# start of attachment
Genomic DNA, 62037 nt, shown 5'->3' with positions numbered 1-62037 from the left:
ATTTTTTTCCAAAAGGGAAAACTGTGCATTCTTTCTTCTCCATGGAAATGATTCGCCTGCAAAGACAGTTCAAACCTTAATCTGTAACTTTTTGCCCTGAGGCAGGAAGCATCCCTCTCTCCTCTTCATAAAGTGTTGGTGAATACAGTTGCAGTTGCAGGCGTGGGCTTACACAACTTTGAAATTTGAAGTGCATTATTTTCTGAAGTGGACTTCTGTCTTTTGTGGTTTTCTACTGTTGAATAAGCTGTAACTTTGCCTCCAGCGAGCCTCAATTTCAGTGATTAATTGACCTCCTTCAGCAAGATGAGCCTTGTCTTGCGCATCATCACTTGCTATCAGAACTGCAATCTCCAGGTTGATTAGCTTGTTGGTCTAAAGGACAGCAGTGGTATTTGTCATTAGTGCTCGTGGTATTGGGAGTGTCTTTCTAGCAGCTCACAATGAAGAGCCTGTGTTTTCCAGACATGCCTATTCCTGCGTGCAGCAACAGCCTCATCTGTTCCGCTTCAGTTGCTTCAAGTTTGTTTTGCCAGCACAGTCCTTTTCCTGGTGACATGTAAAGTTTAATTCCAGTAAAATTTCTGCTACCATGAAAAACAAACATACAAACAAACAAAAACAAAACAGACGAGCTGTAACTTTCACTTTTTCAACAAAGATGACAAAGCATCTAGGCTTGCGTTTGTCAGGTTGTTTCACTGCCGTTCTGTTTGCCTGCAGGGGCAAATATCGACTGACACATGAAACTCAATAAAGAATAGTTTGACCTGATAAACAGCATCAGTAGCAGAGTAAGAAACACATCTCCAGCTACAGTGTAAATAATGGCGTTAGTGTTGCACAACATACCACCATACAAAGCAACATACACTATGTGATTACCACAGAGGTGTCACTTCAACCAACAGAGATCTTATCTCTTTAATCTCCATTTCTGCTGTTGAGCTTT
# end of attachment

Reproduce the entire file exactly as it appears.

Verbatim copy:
Genomic DNA, 62037 nt, shown 5'->3' with positions numbered 1-62037 from the left:
ATTTTTTTCCAAAAGGGAAAACTGTGCATTCTTTCTTCTCCATGGAAATGATTCGCCTGCAAAGACAGTTCAAACCTTAATCTGTAACTTTTTGCCCTGAGGCAGGAAGCATCCCTCTCTCCTCTTCATAAAGTGTTGGTGAATACAGTTGCAGTTGCAGGCGTGGGCTTACACAACTTTGAAATTTGAAGTGCATTATTTTCTGAAGTGGACTTCTGTCTTTTGTGGTTTTCTACTGTTGAATAAGCTGTAACTTTGCCTCCAGCGAGCCTCAATTTCAGTGATTAATTGACCTCCTTCAGCAAGATGAGCCTTGTCTTGCGCATCATCACTTGCTATCAGAACTGCAATCTCCAGGTTGATTAGCTTGTTGGTCTAAAGGACAGCAGTGGTATTTGTCATTAGTGCTCGTGGTATTGGGAGTGTCTTTCTAGCAGCTCACAATGAAGAGCCTGTGTTTTCCAGACATGCCTATTCCTGCGTGCAGCAACAGCCTCATCTGTTCCGCTTCAGTTGCTTCAAGTTTGTTTTGCCAGCACAGTCCTTTTCCTGGTGACATGTAAAGTTTAATTCCAGTAAAATTTCTGCTACCATGAAAAACAAACATACAAACAAACAAAAACAAAACAGACGAGCTGTAACTTTCACTTTTTCAACAAAGATGACAAAGCATCTAGGCTTGCGTTTGTCAGGTTGTTTCACTGCCGTTCTGTTTGCCTGCAGGGGCAAATATCGACTGACACATGAAACTCAATAAAGAATAGTTTGACCTGATAAACAGCATCAGTAGCAGAGTAAGAAACACATCTCCAGCTACAGTGTAAATAATGGCGTTAGTGTTGCACAACATACCACCATACAAAGCAACATACACTATGTGATTACCACAGAGGTGTCACTTCAACCAACAGAGATCTTATCTCTTTAATCTCCATTTCTGCTGTTGAGCTTT